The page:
Full-marks must be awarded for the implementation of the CMA Twelve’s volume pot. It’s a solid block of milled aluminium and has a precise, tactile throw with great ‘knob feel’. It’s a pleasure to use in both headphone and pre-amp mode and improves on the CMA600i by virtue of having a visible white dot to indicate volume position. The CMA Twelve’s volume can be controlled with its excellent included remote, and the volume pot – which is motorised – smoothly rotates clockwise/anti-clockwise while the volume up/down buttons on the remote are depressed.
Questyle really has gone above and beyond with the included remote for the CMA Twelve, which I can honestly say is the best remote I’ve come across on a DAC/desktop device, at any price. As well as being a volume + muting control, it allows for input switching between the various input devices which each have a dedicated button – this was a nice time-saver for me, as I tended to use both the USB and Optical inputs and needed to switch between them frequently without having to toggle through the other sources.
Flipping around the unit, the CMA Twelve offers the user optical, coaxial, USB and AES digital inputs as well as a coaxial digital output. Alongside the CMA 12’s XLR and RCA pre-out connections, the user can choose to send either fixed or variable outputs to downstream components. The output level can also be chosen between 14dBu and 20dBu, making the CMA twelve a via option for studio and pro settings. And rounding-out the features on the rear panel, there’s the CMA Twelve’s 5GHz wifi antenna and ‘pairing’ button. Sadly, it’s a closed Questyle-only system for use between the CMA Twelve and the QP2R+Super Hub SHB2 and this feature can’t be used with any other source, which is unfortunate.
The CMA Twelve is absolutely flawless in the build-quality stakes, and after spending a few weeks using it as my sole desktop DAC/amp and ‘control hub’, it’s also a terrific device to live with in terms of its user experience and flexibility. While it doesn’t have a multi-function display like the Burson Conductor 3, or Focal Arche, for example, I far prefer having all the options laid out for me on the device’s dash rather than having to sift through menus to find them. The excellent remote makes input selection a breeze, and it also makes the CMA Twelve a very useful balanced/digital pre-amplifier. I use a pair of KEF LS50’s in a near-field set-up on my desktop powered by the ‘Bang’ power amplifier from Burson Audio, and the CMA Twelve sounded absolutely superb in this arrangement.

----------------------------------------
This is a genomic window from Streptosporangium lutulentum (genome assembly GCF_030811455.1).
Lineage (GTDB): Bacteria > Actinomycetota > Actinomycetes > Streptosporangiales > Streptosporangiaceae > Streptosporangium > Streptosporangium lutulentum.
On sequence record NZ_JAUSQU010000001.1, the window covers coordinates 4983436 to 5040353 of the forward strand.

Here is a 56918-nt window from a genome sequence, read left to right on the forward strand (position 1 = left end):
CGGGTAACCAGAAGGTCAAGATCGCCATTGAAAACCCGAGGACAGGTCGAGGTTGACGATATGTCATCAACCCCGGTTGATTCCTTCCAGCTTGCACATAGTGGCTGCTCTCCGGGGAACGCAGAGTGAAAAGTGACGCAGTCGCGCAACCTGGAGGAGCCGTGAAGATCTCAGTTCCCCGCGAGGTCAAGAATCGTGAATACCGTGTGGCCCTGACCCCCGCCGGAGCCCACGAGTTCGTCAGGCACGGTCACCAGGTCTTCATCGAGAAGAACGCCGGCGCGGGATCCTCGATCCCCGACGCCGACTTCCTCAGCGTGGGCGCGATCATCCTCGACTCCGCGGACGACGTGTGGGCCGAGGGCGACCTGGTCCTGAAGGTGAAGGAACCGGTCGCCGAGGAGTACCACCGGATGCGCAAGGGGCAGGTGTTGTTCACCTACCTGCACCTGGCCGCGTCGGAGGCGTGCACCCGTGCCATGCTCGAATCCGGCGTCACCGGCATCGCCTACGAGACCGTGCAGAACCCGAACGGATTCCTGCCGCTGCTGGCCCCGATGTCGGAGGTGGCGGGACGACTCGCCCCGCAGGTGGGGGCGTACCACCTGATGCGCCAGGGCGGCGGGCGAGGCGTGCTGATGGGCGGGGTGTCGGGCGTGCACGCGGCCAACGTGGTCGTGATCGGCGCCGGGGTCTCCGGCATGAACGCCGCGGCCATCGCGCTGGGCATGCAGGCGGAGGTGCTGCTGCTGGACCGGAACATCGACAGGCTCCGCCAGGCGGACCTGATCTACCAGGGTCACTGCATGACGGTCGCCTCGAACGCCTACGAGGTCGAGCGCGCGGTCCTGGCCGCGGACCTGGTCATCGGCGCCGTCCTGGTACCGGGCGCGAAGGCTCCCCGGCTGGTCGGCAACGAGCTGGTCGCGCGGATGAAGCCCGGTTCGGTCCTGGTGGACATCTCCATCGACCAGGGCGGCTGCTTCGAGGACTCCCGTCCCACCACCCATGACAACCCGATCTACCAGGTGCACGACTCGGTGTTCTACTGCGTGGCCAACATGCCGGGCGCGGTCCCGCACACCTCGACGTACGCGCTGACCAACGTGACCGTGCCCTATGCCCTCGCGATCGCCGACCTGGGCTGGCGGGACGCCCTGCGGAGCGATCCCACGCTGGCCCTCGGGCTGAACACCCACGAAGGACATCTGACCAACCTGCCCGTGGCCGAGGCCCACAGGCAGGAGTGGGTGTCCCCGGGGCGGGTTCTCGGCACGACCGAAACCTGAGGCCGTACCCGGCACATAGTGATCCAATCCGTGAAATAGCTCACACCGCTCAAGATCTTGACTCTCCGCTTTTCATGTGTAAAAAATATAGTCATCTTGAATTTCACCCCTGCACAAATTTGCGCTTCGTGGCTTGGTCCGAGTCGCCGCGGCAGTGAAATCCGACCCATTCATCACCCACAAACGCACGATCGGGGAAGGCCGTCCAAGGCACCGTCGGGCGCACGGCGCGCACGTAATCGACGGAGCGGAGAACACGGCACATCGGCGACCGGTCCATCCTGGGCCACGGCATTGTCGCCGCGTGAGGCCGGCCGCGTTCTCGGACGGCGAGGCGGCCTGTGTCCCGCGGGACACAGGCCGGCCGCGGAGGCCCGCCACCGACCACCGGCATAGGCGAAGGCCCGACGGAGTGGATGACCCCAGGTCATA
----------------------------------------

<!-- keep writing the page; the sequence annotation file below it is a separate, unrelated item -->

Wait, no analogue?!
But I do have one major gripe with the CMA Twelve, as I think it’s missing one very important feature – a set of analogue inputs! The CMA Twelve is an upgrade in every way over its CMA600i stable-mate, except for the fact that you’re limited to using the device’s digital inputs. Want to use vinyl with the CMA Twelve? Unfortunately, that’s going to be a ‘no’. Want to use a CD player that doesn’t have a digital output, or perhaps you might like to upgrade your DAC down the track? Unfortunately, that’s a ‘no’ on both counts, as well. I get that most people play digital music these days, and that you can only squeeze so many features into the one small-ish device, but this one omission does prevent the CMA twelve from potentially earning itself a place on my desktop, as I am a bit of a stickler for choosing to spin LP’s and 45’s over digital playback where possible.
Also, while the CMA Twelve’s implementation of the AK4490 DAC chip is rather good (very good, in fact), this chip has been subsequently superseded by the AK4493 chip (as featured in the Topping E30 and Schiit Audio Modius) and the top-of-the-line AK4499 chips (as featured in the Topping D90). So while the CMA Twelve’s excellent Class-A amplifier section will forever be paired to the AK4490, Questyle has improved the USB implementation on this chip beyond the earlier attempt in the CMA600i, which emits an audible ‘click’ whenever the source or sample rates are changed, which can be a real hassle in a playlist situation with multiple tracks of different sample rates.
The review continues over the page on page 3, where we’ll explore the CMA Twelve’s sound quality.